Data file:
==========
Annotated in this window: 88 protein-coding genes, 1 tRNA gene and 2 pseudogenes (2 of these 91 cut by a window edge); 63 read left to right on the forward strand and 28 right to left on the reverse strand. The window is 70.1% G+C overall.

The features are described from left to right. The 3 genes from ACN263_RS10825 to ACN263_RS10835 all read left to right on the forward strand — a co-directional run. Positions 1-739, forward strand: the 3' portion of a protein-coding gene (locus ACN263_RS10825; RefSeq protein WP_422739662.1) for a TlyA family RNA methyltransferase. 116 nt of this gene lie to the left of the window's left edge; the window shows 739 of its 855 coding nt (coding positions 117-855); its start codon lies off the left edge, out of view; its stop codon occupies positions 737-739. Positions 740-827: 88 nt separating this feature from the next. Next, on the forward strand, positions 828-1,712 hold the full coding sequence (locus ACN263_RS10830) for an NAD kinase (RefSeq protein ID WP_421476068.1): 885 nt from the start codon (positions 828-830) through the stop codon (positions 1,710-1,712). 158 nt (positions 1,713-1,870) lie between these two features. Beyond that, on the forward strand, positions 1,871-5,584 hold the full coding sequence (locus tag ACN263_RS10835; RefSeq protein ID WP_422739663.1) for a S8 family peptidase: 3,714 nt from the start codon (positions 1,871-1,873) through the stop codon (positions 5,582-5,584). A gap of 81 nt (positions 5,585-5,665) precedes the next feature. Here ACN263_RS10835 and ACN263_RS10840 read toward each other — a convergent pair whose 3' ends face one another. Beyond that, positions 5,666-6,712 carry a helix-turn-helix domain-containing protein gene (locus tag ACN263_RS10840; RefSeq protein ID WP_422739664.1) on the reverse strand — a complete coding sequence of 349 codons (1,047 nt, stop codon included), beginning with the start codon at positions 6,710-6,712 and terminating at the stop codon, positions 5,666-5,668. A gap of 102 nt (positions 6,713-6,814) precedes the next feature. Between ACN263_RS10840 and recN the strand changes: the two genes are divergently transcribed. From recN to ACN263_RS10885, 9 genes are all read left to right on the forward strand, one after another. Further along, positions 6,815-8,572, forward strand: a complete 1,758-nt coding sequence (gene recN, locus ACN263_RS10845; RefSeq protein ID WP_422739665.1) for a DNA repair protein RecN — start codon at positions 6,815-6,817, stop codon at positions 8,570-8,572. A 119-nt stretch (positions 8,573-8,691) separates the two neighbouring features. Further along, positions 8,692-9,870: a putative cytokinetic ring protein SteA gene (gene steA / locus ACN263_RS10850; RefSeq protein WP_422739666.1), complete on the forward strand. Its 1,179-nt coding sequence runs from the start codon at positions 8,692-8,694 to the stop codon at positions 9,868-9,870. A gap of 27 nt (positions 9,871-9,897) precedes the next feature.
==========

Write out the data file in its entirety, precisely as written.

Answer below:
Annotated in this window: 88 protein-coding genes, 1 tRNA gene and 2 pseudogenes (2 of these 91 cut by a window edge); 63 read left to right on the forward strand and 28 right to left on the reverse strand. The window is 70.1% G+C overall.

The features are described from left to right. The 3 genes from ACN263_RS10825 to ACN263_RS10835 all read left to right on the forward strand — a co-directional run. Positions 1-739, forward strand: the 3' portion of a protein-coding gene (locus ACN263_RS10825; RefSeq protein WP_422739662.1) for a TlyA family RNA methyltransferase. 116 nt of this gene lie to the left of the window's left edge; the window shows 739 of its 855 coding nt (coding positions 117-855); its start codon lies off the left edge, out of view; its stop codon occupies positions 737-739. Positions 740-827: 88 nt separating this feature from the next. Next, on the forward strand, positions 828-1,712 hold the full coding sequence (locus ACN263_RS10830) for an NAD kinase (RefSeq protein ID WP_421476068.1): 885 nt from the start codon (positions 828-830) through the stop codon (positions 1,710-1,712). 158 nt (positions 1,713-1,870) lie between these two features. Beyond that, on the forward strand, positions 1,871-5,584 hold the full coding sequence (locus tag ACN263_RS10835; RefSeq protein ID WP_422739663.1) for a S8 family peptidase: 3,714 nt from the start codon (positions 1,871-1,873) through the stop codon (positions 5,582-5,584). A gap of 81 nt (positions 5,585-5,665) precedes the next feature. Here ACN263_RS10835 and ACN263_RS10840 read toward each other — a convergent pair whose 3' ends face one another. Beyond that, positions 5,666-6,712 carry a helix-turn-helix domain-containing protein gene (locus tag ACN263_RS10840; RefSeq protein ID WP_422739664.1) on the reverse strand — a complete coding sequence of 349 codons (1,047 nt, stop codon included), beginning with the start codon at positions 6,710-6,712 and terminating at the stop codon, positions 5,666-5,668. A gap of 102 nt (positions 6,713-6,814) precedes the next feature. Between ACN263_RS10840 and recN the strand changes: the two genes are divergently transcribed. From recN to ACN263_RS10885, 9 genes are all read left to right on the forward strand, one after another. Further along, positions 6,815-8,572, forward strand: a complete 1,758-nt coding sequence (gene recN, locus ACN263_RS10845; RefSeq protein ID WP_422739665.1) for a DNA repair protein RecN — start codon at positions 6,815-6,817, stop codon at positions 8,570-8,572. A 119-nt stretch (positions 8,573-8,691) separates the two neighbouring features. Further along, positions 8,692-9,870: a putative cytokinetic ring protein SteA gene (gene steA / locus ACN263_RS10850; RefSeq protein WP_422739666.1), complete on the forward strand. Its 1,179-nt coding sequence runs from the start codon at positions 8,692-8,694 to the stop codon at positions 9,868-9,870. A gap of 27 nt (positions 9,871-9,897) precedes the next feature.